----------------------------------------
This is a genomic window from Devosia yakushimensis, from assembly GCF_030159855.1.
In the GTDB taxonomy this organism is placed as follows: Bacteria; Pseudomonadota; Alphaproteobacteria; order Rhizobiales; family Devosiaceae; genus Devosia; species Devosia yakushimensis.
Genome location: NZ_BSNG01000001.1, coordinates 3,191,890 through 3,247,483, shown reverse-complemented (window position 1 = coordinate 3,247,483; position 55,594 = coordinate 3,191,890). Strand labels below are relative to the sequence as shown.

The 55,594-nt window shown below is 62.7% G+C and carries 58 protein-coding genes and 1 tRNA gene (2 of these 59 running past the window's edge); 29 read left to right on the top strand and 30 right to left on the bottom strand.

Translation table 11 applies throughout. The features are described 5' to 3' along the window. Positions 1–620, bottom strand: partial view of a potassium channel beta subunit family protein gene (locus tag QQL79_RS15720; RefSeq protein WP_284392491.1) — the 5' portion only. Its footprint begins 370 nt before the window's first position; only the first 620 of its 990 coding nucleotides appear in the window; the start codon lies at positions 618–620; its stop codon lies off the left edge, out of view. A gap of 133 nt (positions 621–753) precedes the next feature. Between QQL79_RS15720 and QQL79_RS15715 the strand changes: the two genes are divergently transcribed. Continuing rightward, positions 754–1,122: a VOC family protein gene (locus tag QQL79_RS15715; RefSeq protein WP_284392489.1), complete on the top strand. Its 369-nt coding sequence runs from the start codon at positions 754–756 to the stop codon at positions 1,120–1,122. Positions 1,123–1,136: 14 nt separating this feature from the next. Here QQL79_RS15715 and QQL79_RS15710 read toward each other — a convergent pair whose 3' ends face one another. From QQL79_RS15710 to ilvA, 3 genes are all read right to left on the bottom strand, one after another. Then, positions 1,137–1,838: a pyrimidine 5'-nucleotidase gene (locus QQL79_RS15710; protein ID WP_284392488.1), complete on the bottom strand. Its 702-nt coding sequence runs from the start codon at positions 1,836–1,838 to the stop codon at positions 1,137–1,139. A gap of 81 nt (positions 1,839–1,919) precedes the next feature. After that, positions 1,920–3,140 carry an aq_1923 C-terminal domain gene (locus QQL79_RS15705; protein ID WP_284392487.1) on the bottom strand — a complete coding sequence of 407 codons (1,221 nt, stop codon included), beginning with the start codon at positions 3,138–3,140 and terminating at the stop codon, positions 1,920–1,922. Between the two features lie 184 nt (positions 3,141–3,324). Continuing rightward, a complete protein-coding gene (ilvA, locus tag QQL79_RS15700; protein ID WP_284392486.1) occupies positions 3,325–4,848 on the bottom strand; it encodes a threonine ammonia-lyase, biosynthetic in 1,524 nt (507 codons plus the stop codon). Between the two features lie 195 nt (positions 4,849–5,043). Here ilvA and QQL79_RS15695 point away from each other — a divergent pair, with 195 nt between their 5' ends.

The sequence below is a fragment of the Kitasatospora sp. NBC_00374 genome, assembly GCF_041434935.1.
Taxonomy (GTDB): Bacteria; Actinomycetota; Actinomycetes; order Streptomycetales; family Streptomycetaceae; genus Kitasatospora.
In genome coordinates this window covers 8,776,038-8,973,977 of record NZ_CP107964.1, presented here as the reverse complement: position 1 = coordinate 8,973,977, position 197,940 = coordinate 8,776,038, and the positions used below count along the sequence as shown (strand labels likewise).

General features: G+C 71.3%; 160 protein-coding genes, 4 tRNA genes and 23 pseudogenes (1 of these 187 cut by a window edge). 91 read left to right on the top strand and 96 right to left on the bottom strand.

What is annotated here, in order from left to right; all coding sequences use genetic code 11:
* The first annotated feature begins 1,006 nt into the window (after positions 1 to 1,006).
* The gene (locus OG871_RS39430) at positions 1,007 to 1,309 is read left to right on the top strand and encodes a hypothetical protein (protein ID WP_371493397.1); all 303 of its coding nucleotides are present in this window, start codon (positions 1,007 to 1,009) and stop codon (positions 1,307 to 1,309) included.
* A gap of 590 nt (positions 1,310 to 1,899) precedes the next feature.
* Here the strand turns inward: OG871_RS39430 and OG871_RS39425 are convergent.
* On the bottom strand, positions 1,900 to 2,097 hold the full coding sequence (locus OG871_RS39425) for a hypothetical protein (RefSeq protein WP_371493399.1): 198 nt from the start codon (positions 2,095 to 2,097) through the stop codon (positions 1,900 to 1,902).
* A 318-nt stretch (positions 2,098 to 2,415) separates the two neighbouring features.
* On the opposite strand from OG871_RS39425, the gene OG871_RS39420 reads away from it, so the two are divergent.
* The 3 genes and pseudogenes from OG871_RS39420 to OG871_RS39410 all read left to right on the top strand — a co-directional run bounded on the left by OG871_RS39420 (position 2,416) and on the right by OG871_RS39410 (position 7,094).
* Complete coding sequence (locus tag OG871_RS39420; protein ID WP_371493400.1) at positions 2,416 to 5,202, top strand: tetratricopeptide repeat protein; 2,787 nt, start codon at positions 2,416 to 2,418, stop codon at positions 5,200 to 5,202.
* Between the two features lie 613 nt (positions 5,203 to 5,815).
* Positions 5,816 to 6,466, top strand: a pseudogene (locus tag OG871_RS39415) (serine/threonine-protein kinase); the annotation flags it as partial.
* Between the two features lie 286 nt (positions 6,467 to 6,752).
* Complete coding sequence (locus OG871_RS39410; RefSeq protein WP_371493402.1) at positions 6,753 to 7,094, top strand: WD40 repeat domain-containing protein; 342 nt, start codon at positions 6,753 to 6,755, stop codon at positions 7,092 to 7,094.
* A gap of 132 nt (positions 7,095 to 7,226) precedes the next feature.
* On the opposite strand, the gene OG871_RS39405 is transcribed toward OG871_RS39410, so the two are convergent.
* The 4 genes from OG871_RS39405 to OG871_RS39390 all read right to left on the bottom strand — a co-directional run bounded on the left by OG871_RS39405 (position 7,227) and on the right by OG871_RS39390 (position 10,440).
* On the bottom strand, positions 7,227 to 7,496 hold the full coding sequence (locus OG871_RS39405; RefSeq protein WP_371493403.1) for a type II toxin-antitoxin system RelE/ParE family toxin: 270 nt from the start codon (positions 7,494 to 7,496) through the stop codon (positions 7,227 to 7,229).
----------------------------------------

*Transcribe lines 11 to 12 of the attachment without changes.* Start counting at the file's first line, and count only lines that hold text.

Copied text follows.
* The first annotated feature begins 1,006 nt into the window (after positions 1 to 1,006).
* The gene (locus OG871_RS39430) at positions 1,007 to 1,309 is read left to right on the top strand and encodes a hypothetical protein (protein ID WP_371493397.1); all 303 of its coding nucleotides are present in this window, start codon (positions 1,007 to 1,009) and stop codon (positions 1,307 to 1,309) included.